Utah used a combined Appendix K amendment to make emergency changes across seven of its waivers. Among these waivers, the Aging, Physical Disabilities, and New Choices waivers cover older adults and people with physical disabilities. Among a range of changes and flexibilities, Utah’s combined Appendix K amendments expand provider types to permit service delivery by nontraditional providers and in alternate settings. For home-delivered meal services, Utah added the ability to use delivery services such as DoorDash and UberEats in a community meal option. For non-medical transportation, the state currently allows reimbursement for non-enrolled providers, such as Lyft or Uber drivers.
Utah also expanded provider types for environmental adaptations, specialized medical equipment, and assistive technology to include the use of a purchase card to buy items from nontraditional vendors on a case-by-case basis. The state now permits direct care services, respite, day supports, and supported employment to be provided in nontraditional settings, such as churches, hotels, shelters, or the home of a direct care worker for participants who are displaced from their home due to COVID-19, or when providers are unavailable due to COVID-19. Day supports may also be allowed in an enrollee’s home. Utah also temporarily increased the unduplicated number of participants by 250 for its New Choices waiver.
Washington State: Providing a Lifeline to Adult Day Centers
To support Medicaid enrollees who rely on long-term services and supports, their family caregivers, and long-term care workers, Washington State instituted multiple Appendix K amendments to multiple waivers, including three of its home- and community-based services waivers: the Residential Support, Community Options Program Entry System (COPES), and New Freedom waivers.
Noting that key HCBS providers – such as adult day centers – that rely on face-to-face contact were at risk of shutting down, the state used Appendix K amendments to implement retainer payments during the pandemic. One official noted that the state’s ability to offer these retainer payments, and to permit day support services to be delivered both remotely and outside the adult day care setting, have been critical to maintaining care and keeping adult day centers open during the pandemic. Washington also used Appendix K amendments to, among other changes, allow up to two daily home delivered meals (in COPES and New Freedom waivers), and support the cost of Personal Protective Equipment (PPE) as part of specialized medical equipment and supplies for beneficiaries (in COPES and Residential Support waivers).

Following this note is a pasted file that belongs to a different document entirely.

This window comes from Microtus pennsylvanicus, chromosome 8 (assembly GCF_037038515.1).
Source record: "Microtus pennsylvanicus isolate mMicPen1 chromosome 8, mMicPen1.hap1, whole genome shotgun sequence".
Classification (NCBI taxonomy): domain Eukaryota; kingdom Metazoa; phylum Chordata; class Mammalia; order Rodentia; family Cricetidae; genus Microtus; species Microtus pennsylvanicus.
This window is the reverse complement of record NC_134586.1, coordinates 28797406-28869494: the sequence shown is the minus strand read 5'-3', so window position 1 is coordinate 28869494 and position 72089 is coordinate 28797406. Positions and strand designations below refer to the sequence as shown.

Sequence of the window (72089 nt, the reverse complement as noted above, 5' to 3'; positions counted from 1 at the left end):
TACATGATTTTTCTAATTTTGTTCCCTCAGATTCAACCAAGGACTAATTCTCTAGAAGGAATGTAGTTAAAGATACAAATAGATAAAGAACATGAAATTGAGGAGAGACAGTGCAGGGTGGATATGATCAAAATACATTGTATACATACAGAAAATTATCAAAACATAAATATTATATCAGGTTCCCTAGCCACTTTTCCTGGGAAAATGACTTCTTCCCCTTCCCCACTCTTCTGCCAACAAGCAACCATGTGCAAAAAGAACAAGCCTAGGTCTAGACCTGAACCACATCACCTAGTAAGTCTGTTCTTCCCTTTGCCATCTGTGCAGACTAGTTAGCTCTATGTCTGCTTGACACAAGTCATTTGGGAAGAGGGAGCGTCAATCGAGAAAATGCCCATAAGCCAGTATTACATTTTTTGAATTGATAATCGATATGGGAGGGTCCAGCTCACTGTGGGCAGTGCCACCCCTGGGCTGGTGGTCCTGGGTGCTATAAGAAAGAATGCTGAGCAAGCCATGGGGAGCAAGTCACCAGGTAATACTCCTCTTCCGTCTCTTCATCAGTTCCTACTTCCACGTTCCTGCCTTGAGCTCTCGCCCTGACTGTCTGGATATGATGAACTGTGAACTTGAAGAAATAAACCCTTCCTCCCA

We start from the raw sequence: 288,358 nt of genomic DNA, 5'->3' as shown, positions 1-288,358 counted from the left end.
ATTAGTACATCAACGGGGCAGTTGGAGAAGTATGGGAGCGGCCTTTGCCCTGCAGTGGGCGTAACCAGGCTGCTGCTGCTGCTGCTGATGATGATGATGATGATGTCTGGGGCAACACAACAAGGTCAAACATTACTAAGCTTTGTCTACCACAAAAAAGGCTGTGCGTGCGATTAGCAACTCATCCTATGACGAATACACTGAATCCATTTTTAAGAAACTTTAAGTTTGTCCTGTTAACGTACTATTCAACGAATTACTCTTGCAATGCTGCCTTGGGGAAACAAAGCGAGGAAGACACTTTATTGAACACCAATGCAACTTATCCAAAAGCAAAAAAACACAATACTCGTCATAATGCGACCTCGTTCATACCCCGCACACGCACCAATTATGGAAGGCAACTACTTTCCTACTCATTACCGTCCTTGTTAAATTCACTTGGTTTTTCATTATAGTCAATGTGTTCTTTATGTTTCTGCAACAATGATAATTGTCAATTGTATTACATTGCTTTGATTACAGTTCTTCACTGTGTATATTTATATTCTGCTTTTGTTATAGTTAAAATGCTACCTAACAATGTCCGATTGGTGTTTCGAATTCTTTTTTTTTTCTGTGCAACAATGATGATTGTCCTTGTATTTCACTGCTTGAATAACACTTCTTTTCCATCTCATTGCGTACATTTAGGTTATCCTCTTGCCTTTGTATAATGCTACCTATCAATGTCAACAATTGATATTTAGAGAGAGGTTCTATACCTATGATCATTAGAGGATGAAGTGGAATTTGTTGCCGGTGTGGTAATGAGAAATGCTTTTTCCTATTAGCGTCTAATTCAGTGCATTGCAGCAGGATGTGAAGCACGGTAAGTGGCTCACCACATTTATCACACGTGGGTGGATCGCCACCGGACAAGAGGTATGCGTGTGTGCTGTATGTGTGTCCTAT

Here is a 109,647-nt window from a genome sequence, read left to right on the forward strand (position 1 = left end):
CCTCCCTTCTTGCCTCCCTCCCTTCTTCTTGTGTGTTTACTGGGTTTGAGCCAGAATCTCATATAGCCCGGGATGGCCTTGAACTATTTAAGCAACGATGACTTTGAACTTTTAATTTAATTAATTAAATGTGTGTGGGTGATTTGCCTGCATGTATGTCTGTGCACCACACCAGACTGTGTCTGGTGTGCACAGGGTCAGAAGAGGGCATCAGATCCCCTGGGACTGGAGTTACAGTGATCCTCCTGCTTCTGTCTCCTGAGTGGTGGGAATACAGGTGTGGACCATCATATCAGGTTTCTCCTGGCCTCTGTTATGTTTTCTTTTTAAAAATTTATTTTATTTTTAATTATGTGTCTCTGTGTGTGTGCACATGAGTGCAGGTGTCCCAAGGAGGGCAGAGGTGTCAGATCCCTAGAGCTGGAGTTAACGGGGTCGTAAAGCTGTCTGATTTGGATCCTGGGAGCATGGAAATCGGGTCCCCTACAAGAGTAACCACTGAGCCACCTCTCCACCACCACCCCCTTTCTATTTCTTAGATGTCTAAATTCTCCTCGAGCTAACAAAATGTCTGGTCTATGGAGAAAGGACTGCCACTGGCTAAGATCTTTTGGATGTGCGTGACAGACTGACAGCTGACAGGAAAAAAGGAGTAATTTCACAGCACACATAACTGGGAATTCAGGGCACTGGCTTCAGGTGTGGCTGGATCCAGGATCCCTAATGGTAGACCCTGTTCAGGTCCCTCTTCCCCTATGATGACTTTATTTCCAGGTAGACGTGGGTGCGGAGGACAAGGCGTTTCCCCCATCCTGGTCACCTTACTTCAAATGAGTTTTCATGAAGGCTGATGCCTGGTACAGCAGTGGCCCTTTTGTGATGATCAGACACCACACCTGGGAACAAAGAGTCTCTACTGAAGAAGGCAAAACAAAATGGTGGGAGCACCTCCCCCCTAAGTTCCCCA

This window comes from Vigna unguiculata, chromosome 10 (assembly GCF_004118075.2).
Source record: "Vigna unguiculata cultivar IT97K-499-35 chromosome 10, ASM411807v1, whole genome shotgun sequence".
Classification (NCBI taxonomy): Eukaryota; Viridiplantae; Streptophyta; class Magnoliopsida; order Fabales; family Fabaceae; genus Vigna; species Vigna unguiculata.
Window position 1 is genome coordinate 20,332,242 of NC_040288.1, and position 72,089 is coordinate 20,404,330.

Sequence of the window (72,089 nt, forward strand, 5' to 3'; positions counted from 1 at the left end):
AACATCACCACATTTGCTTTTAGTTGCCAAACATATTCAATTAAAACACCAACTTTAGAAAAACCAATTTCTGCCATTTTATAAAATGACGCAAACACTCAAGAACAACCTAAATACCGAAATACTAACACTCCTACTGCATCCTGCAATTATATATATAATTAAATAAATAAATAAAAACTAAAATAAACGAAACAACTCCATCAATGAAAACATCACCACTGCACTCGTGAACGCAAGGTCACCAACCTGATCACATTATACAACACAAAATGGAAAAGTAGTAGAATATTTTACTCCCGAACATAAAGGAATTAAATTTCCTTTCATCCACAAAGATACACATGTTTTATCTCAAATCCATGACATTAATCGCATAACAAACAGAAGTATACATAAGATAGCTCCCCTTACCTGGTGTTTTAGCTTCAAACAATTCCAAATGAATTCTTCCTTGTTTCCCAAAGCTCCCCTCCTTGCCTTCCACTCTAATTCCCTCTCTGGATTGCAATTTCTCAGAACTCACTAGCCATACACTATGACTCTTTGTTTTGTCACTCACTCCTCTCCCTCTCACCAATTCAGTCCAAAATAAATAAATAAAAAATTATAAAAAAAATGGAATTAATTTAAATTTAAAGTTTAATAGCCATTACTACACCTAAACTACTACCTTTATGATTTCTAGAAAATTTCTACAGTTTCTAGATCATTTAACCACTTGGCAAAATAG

While these policies are temporary, understanding the impact of these changes on the cost and quality of care for Medicaid enrollees and their family caregivers will be important in determining whether some or all of these innovations should continue after the pandemic.
States may want to consider which flexibilities provide long-term value by reviewing how reimbursement to alternative providers (such as family caregivers) and in alternate settings impacts their costs, quality, utilization, and/or waiver capacity. States may also consider how or whether newly developed infrastructure, such as telehealth, alternative providers, and service delivery mechanisms, can improve care options post-pandemic. States can also apply for a Section 1115 Demonstration opportunity to evaluate how flexibilities undertaken during the COVID-19 emergency affected the provision of care for Medicaid enrollees. States can engage Medicaid enrollees and their family caregivers to better understand impact, identify other potential innovations, and to prepare for future emergencies.
The National Academy for State Health Policy will continue to update its interactive map of state Appendix K amendments to cover policy changes that emerge as a result of the ongoing pandemic.